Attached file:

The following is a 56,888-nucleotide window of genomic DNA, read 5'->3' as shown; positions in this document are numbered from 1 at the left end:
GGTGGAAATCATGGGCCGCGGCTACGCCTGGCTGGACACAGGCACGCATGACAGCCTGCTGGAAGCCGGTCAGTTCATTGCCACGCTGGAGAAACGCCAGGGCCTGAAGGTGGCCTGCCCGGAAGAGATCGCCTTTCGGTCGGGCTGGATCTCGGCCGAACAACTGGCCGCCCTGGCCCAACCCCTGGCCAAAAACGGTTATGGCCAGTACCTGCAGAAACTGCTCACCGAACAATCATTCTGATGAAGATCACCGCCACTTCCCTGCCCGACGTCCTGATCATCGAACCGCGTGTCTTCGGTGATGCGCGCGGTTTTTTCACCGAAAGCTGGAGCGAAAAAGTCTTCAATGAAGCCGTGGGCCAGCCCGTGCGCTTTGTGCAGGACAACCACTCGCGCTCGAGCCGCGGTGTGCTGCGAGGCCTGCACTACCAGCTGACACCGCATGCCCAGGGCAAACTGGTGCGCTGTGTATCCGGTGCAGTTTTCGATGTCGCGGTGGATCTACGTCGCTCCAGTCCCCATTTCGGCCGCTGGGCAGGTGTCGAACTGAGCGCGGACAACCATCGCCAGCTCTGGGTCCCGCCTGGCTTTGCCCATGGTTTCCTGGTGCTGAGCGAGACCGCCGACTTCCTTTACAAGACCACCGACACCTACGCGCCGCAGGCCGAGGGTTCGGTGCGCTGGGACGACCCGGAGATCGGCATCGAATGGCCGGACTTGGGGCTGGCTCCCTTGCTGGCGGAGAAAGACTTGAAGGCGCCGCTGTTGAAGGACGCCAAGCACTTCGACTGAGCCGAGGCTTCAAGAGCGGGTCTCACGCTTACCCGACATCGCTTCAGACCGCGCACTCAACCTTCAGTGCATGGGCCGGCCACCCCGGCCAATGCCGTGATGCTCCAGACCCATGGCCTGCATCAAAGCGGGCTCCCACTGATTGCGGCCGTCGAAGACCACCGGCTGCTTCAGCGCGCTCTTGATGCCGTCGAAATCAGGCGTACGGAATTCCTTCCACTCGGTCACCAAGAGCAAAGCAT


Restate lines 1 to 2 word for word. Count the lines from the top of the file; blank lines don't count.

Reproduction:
The following is a 56,888-nucleotide window of genomic DNA, read 5'->3' as shown; positions in this document are numbered from 1 at the left end:
GGTGGAAATCATGGGCCGCGGCTACGCCTGGCTGGACACAGGCACGCATGACAGCCTGCTGGAAGCCGGTCAGTTCATTGCCACGCTGGAGAAACGCCAGGGCCTGAAGGTGGCCTGCCCGGAAGAGATCGCCTTTCGGTCGGGCTGGATCTCGGCCGAACAACTGGCCGCCCTGGCCCAACCCCTGGCCAAAAACGGTTATGGCCAGTACCTGCAGAAACTGCTCACCGAACAATCATTCTGATGAAGATCACCGCCACTTCCCTGCCCGACGTCCTGATCATCGAACCGCGTGTCTTCGGTGATGCGCGCGGTTTTTTCACCGAAAGCTGGAGCGAAAAAGTCTTCAATGAAGCCGTGGGCCAGCCCGTGCGCTTTGTGCAGGACAACCACTCGCGCTCGAGCCGCGGTGTGCTGCGAGGCCTGCACTACCAGCTGACACCGCATGCCCAGGGCAAACTGGTGCGCTGTGTATCCGGTGCAGTTTTCGATGTCGCGGTGGATCTACGTCGCTCCAGTCCCCATTTCGGCCGCTGGGCAGGTGTCGAACTGAGCGCGGACAACCATCGCCAGCTCTGGGTCCCGCCTGGCTTTGCCCATGGTTTCCTGGTGCTGAGCGAGACCGCCGACTTCCTTTACAAGACCACCGACACCTACGCGCCGCAGGCCGAGGGTTCGGTGCGCTGGGACGACCCGGAGATCGGCATCGAATGGCCGGACTTGGGGCTGGCTCCCTTGCTGGCGGAGAAAGACTTGAAGGCGCCGCTGTTGAAGGACGCCAAGCACTTCGACTGAGCCGAGGCTTCAAGAGCGGGTCTCACGCTTACCCGACATCGCTTCAGACCGCGCACTCAACCTTCAGTGCATGGGCCGGCCACCCCGGCCAATGCCGTGATGCTCCAGACCCATGGCCTGCATCAAAGCGGGCTCCCACTGATTGCGGCCGTCGAAGACCACCGGCTGCTTCAGCGCGCTCTTGATGCCGTCGAAATCAGGCGTACGGAATTCCTTCCACTCGGTCACCAAGAGCAAAGCAT